Iconic Palmer had a per­sonal touch to game

Baltimore Sun - - BASE­BALL - Bal­ti­more Sun re­porter Don Markus con­trib­uted to this ar­ti­cle.

(82), while five play­ers, but not Palmer, have cap­tured golf’s mod­ern ca­reer Grand Slam. (Palmer won four Mas­ters ti­tles, two Bri­tish Opens and one U.S. Open, but he failed to win the PGA Cham­pi­onship.)

Yet it was Palmer who earned, and never re­lin­quished, the so­bri­quet “King.” His im­pact on golf was un­equiv­o­cal and tran­scen­dent. Armed with big bi­ceps and a flat stom­ach, Palmer brought raw ath­leti­cism to a dis­ci­pline many con­sid­ered more skill than sport.

He rev­o­lu­tion­ized sports mar­ket­ing as it is known to­day, and his suc­cess con­trib­uted to in­creased in­comes for ath­letes across the sport­ing spec­trum.

Palmer’s first pro­fes­sional ma­jor vic­tory, at the 1958 Mas­ters, serendip­i­tously in­ter­sected with the phe­nom­ena of tele­vi­sion. His chis­eled looks and bold style of play made him a com­pelling lead ac­tor in golf’s weekly play­house the­ater.

Palmer’s his­toric vic­to­ries were matched only by his his­toric col­lapses. The same man who ral­lied from seven shots be­hind on the fi­nal day to win the1960 U.S. Open at Cherry Hills Coun­try Club in Colorado also blew a fi­nal-day seven-shot lead to lose the 1966 U.S. Open at the Olympic Club in San Fran­cisco.

Palmer’s home­made, corkscrew swing — once likened to some­one wrestling a snake — ap­pealed to week­end hack­ers who also lacked text­book form.

“I was of­ten where they were as I came down the stretch, in the rough, the trees, or up the creek,” Palmer wrote in his 1999 bi­og­ra­phy, “A Golfer’s Life.”

His putting could be siz­zling hot or dis­as­trously frigid. Palmer, some­times to his detri­ment, never changed his ap­proach.

But it was Palmer’s ap­peal to non­golfers, and women es­pe­cially, that made him a cross­over star. Tele­vi­sion brought Palmer into Mid­dle Amer­ica’s liv­ing room, where he be­came a mul­ti­mil­lion­aire who never lost a con­nec­tion to the com­mon Joe.

Arnold Daniel Palmer was born in Youngstown, Pa., on Sept. 10, 1929 — just days be­fore the stock mar­ket crashed. He was the old­est of four chil­dren by Dea­con and Doris Palmer. The Palmers lived in nearby La­trobe, where Dea­con pro­vided golf lessons and served as greenskeeper at La­trobe Coun­try Club.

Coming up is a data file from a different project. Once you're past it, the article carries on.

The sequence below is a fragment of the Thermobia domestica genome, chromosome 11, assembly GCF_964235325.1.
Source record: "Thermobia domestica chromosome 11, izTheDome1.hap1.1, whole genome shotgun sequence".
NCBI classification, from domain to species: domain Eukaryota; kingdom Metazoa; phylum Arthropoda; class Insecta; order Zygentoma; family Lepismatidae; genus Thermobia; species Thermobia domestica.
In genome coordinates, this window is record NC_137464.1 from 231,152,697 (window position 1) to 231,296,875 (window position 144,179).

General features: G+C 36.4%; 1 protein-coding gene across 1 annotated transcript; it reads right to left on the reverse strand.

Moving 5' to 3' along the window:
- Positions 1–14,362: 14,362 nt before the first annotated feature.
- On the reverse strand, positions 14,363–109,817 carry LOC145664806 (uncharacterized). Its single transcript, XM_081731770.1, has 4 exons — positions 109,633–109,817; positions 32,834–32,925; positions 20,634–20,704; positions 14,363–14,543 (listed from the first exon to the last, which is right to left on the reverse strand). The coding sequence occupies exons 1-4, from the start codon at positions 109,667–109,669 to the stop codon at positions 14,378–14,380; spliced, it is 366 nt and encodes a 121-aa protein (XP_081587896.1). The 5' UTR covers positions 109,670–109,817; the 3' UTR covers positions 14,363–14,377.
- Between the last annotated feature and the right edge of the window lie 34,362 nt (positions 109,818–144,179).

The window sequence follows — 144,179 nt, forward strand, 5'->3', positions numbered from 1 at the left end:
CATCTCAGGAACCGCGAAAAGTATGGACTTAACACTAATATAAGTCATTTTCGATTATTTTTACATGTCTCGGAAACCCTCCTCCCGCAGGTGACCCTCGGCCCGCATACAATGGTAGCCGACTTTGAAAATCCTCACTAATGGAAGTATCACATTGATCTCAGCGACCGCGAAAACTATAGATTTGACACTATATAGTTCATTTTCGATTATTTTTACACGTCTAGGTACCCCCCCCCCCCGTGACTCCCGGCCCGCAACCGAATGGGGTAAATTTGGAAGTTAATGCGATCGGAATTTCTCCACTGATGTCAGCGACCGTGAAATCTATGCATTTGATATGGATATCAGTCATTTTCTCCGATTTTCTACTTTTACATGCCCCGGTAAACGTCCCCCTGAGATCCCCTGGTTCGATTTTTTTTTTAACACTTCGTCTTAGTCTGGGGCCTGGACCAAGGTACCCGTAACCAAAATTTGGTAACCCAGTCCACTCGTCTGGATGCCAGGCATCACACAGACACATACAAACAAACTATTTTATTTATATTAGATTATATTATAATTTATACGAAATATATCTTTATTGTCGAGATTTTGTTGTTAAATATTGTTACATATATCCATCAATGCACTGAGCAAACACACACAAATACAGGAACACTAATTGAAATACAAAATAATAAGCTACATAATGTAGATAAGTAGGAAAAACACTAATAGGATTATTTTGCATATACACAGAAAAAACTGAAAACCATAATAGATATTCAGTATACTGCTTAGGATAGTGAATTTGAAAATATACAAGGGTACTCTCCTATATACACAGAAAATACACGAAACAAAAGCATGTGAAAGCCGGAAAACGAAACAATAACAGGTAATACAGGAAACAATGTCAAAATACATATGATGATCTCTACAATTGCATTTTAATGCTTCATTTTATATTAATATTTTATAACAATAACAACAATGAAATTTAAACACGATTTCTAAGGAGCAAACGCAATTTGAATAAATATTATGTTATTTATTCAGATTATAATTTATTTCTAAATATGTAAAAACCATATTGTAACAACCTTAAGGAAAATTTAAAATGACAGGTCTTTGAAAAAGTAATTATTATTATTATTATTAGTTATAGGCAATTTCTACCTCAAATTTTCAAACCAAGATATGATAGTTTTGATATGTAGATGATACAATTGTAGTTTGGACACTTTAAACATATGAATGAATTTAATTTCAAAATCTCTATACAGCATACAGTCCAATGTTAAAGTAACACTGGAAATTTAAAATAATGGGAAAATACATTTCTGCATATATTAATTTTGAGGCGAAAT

At La­trobe High, he won con­sec­u­tive Penn­syl­va­nia school­boy cham­pi­onships be­fore fol­low­ing his friend Buddy Wor­sham to play golf at Wake For­est Univer­sity.

The turn­ing point of his ca­reer came with his vic­tory at the 1954 United States Am­a­teur Cham­pi­onship at the Coun­try Club of Detroit — Palmer al­ways con­sid­ered Arnold Palmer rev­o­lu­tion­ized sports mar­ket­ing as it is known to­day, and his suc­cess helped drive in­comes for other ath­letes. it his “eighth” ma­jor.

Palmer won his first tour­na­ment, the Cana­dian Open, in 1955 and gar­nered $7,958 that year in prize money.

Palmer’s sec­ond PGA Tour vic­tory — and his first in the United States — came in the 1956 East­ern Open at Bal­ti­more’s Mount Pleas­ant Golf Course.

Two lo­cal 16-year-old golfers, Hank Ma­jew­ski and John Pruitt, de­cided to skip the Bal­ti­more City ju­nior tour­na­ment. Ma­jew­ski en­tered the tour­na­ment as an am­a­teur, while Pruitt cad­died.

“In those days, you used to draw [a player], and I asked John, ‘Who’d you get?’ ” Ma­jew­ski re­called Sun­day night. “He said: ‘I should have played in this tour­na­ment in­stead of cad­dy­ing. I got some guy name Arnold Palmer.’ ”

Af­ter hit­ting his open­ing tee shot out of bounds, Palmer thought about pack­ing up his clubs and with­draw­ing on the spot.

“I was a lit­tle bit of tem­per guy in those days and I shoved my club back in the bag and said to my play­ing part­ners: ‘I’m out of here,’ ” Palmer re­called dur­ing the 1998 State Farm Se­nior Clas­sic at Hob­bit’s Glen Golf Club in Columbia.

One of them, Doug Ford, told Palmer to stick it out. “He said: ’Oh, you can spot the field two shots,’ ” said Palmer, who would win by two shots.

In 1993, Ma­jew­ski was work­ing as a rules of­fi­cial at the 1993 PGA Cham­pi­onship at In­ver­ness Club in Toledo, Ohio, and had a locker near Palmer’s in the club­house.

“I re­minded him of that story, and I can tell you that he re­mem­bered ev­ery de­tail,” Ma­jew­ski said Sun­day.


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